telegraph


1tele·graph

noun \-ˌgraf\

: an old-fashioned system of sending messages over long distances by using wires and electrical signals

: a device used for sending or receiving messages by telegraph

Full Definition of TELEGRAPH

1
:  an apparatus for communication at a distance by coded signals; especially :  an apparatus, system, or process for communication at a distance by electric transmission over wire
2
:  telegram

Examples of TELEGRAPH

  1. I sent the message by telegraph.

Origin of TELEGRAPH

French télégraphe, from télé- tele- (from Greek tēle-) + -graphe -graph
First Known Use: 1794

2telegraph

transitive verb

: to send (a message) by telegraph

: to send a telegram to (someone)

: to make (something that you are about to do or say) obvious or apparent by the way you move, look, etc.

Full Definition of TELEGRAPH

1
a :  to send or communicate by or as if by telegraph
b :  to send a telegram to
c :  to send by means of a telegraphic order
2
:  to make known by signs especially unknowingly and in advance
te·leg·ra·pher \tə-ˈle-grə-fər\ noun
te·leg·ra·phist \-fist\ noun

Examples of TELEGRAPH

  1. He telegraphed a message to her.
  2. Please telegraph when you get there.
  3. Please telegraph me when you get there.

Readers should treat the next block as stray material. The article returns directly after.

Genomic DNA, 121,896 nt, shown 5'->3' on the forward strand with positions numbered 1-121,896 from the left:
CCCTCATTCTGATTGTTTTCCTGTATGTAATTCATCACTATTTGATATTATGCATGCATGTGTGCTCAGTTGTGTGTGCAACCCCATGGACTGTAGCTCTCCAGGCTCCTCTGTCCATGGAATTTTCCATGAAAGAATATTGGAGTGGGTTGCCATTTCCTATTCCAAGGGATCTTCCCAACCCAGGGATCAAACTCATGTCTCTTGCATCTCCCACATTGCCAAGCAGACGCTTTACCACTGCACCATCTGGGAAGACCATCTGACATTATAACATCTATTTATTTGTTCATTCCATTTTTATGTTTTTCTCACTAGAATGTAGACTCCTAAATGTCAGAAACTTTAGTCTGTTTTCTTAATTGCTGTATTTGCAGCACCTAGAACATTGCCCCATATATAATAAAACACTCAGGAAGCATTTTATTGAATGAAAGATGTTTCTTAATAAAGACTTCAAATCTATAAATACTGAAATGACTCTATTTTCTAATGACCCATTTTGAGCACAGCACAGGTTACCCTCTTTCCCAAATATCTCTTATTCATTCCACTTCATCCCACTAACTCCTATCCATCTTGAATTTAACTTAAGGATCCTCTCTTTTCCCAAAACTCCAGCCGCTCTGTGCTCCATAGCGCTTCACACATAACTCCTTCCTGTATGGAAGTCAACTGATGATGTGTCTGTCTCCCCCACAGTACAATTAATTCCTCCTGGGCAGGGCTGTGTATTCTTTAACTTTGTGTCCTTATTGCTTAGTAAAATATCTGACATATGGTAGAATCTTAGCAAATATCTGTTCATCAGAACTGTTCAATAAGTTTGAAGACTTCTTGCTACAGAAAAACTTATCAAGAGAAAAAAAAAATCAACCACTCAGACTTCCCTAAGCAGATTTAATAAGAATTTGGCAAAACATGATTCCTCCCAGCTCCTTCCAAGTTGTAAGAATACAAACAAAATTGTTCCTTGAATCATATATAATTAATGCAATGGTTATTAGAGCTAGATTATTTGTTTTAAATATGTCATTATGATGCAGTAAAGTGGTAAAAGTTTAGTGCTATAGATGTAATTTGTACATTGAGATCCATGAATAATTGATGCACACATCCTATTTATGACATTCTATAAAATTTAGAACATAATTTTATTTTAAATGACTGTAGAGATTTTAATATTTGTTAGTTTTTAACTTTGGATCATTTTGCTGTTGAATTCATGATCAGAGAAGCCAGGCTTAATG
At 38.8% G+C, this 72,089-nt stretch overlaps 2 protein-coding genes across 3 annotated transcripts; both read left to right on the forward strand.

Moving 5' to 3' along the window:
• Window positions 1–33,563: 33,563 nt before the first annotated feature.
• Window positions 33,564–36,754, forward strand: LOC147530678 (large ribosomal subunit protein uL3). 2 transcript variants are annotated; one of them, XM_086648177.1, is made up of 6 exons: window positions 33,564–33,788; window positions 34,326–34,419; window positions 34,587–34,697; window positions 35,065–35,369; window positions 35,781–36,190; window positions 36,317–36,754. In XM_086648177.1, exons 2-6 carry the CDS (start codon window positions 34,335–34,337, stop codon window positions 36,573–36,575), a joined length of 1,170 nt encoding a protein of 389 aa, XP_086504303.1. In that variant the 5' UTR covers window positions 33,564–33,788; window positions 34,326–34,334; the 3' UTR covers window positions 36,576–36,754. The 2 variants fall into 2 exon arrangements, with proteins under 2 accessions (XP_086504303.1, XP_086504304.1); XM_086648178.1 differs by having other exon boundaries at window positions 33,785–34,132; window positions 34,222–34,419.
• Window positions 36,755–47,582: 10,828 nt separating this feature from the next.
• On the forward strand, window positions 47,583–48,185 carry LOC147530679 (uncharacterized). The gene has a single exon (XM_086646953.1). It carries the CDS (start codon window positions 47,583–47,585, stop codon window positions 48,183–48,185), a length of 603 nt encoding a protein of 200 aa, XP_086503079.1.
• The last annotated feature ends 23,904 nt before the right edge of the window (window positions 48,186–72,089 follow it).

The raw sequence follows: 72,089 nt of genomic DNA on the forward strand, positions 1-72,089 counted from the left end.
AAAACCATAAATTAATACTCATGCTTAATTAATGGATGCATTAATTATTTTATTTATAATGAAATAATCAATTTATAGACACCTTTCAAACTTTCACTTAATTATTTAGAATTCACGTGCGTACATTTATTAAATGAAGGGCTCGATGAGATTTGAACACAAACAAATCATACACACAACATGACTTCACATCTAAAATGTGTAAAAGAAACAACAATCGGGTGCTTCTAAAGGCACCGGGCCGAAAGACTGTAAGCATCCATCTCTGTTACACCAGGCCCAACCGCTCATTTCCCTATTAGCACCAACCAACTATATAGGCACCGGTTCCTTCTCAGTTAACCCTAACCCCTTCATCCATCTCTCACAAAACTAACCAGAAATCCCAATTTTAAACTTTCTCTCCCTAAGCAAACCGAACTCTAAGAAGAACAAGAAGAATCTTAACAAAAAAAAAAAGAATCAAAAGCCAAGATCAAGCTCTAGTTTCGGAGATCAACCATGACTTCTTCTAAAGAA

4. The look on her face telegraphed bad news.
  5. He lost the boxing match because he was telegraphing his punches.

First Known Use of TELEGRAPH

1805

telegraph

noun    (Concise Encyclopedia)

Electromagnetic communication device. In 1832 Samuel F.B. Morse made sketches of ideas for a system of electric telegraphy, and in 1835 he developed a code to represent letters and numbers (Morse code). In 1837 he was granted a patent on an electromagnetic telegraph that transmitted signals along a wire. That same year British inventors patented a telegraph system that activated five needle pointers that could be made to point to specific letters and numbers on their mounting plate. Public use of Morse's telegraph system began in 1844 and lasted more than 100 years. By the late 20th century the telegraph had been replaced in most applications in developed countries by digital data transmission systems based on computer technology. See also Western Union Corp.

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